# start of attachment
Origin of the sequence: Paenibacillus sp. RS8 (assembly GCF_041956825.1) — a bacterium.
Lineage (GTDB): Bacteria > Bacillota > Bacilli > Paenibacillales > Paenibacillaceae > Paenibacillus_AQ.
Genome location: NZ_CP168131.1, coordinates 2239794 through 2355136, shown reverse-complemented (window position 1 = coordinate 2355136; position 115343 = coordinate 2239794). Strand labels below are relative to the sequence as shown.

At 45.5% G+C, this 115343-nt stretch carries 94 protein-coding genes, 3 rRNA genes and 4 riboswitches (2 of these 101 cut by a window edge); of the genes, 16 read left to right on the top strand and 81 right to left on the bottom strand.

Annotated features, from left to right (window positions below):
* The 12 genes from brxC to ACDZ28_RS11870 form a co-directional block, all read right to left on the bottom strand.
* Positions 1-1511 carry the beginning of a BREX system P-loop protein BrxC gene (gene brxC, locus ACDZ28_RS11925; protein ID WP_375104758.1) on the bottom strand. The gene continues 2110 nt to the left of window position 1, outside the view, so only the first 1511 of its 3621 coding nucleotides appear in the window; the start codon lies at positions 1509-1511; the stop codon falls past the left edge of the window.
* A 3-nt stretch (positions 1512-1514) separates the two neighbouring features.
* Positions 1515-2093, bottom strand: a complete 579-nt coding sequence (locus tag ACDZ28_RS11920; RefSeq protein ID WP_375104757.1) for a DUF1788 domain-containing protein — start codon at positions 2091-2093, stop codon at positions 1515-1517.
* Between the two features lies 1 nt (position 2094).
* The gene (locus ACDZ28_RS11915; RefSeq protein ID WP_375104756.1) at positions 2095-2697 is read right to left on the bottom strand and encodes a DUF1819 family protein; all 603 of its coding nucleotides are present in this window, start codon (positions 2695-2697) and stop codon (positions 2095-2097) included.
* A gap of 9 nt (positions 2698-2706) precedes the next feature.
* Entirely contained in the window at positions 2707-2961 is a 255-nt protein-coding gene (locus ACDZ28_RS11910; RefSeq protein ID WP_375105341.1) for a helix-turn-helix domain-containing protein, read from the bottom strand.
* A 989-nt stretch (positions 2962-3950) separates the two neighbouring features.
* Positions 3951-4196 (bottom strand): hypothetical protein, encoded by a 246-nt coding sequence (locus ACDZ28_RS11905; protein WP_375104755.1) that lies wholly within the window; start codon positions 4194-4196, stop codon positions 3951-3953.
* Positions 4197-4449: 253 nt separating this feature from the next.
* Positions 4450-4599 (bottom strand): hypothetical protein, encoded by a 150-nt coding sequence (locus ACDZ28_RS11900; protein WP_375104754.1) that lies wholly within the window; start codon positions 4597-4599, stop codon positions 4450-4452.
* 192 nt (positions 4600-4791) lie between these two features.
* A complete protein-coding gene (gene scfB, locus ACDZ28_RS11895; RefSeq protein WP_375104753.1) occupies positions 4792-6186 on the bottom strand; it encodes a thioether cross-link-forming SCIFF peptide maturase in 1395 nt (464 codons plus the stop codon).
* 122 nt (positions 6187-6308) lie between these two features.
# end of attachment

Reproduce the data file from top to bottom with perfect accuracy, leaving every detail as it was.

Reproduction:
Origin of the sequence: Paenibacillus sp. RS8 (assembly GCF_041956825.1) — a bacterium.
Lineage (GTDB): Bacteria > Bacillota > Bacilli > Paenibacillales > Paenibacillaceae > Paenibacillus_AQ.
Genome location: NZ_CP168131.1, coordinates 2239794 through 2355136, shown reverse-complemented (window position 1 = coordinate 2355136; position 115343 = coordinate 2239794). Strand labels below are relative to the sequence as shown.

At 45.5% G+C, this 115343-nt stretch carries 94 protein-coding genes, 3 rRNA genes and 4 riboswitches (2 of these 101 cut by a window edge); of the genes, 16 read left to right on the top strand and 81 right to left on the bottom strand.

Annotated features, from left to right (window positions below):
* The 12 genes from brxC to ACDZ28_RS11870 form a co-directional block, all read right to left on the bottom strand.
* Positions 1-1511 carry the beginning of a BREX system P-loop protein BrxC gene (gene brxC, locus ACDZ28_RS11925; protein ID WP_375104758.1) on the bottom strand. The gene continues 2110 nt to the left of window position 1, outside the view, so only the first 1511 of its 3621 coding nucleotides appear in the window; the start codon lies at positions 1509-1511; the stop codon falls past the left edge of the window.
* A 3-nt stretch (positions 1512-1514) separates the two neighbouring features.
* Positions 1515-2093, bottom strand: a complete 579-nt coding sequence (locus tag ACDZ28_RS11920; RefSeq protein ID WP_375104757.1) for a DUF1788 domain-containing protein — start codon at positions 2091-2093, stop codon at positions 1515-1517.
* Between the two features lies 1 nt (position 2094).
* The gene (locus ACDZ28_RS11915; RefSeq protein ID WP_375104756.1) at positions 2095-2697 is read right to left on the bottom strand and encodes a DUF1819 family protein; all 603 of its coding nucleotides are present in this window, start codon (positions 2695-2697) and stop codon (positions 2095-2097) included.
* A gap of 9 nt (positions 2698-2706) precedes the next feature.
* Entirely contained in the window at positions 2707-2961 is a 255-nt protein-coding gene (locus ACDZ28_RS11910; RefSeq protein ID WP_375105341.1) for a helix-turn-helix domain-containing protein, read from the bottom strand.
* A 989-nt stretch (positions 2962-3950) separates the two neighbouring features.
* Positions 3951-4196 (bottom strand): hypothetical protein, encoded by a 246-nt coding sequence (locus ACDZ28_RS11905; protein WP_375104755.1) that lies wholly within the window; start codon positions 4194-4196, stop codon positions 3951-3953.
* Positions 4197-4449: 253 nt separating this feature from the next.
* Positions 4450-4599 (bottom strand): hypothetical protein, encoded by a 150-nt coding sequence (locus ACDZ28_RS11900; protein WP_375104754.1) that lies wholly within the window; start codon positions 4597-4599, stop codon positions 4450-4452.
* 192 nt (positions 4600-4791) lie between these two features.
* A complete protein-coding gene (gene scfB, locus ACDZ28_RS11895; RefSeq protein WP_375104753.1) occupies positions 4792-6186 on the bottom strand; it encodes a thioether cross-link-forming SCIFF peptide maturase in 1395 nt (464 codons plus the stop codon).
* 122 nt (positions 6187-6308) lie between these two features.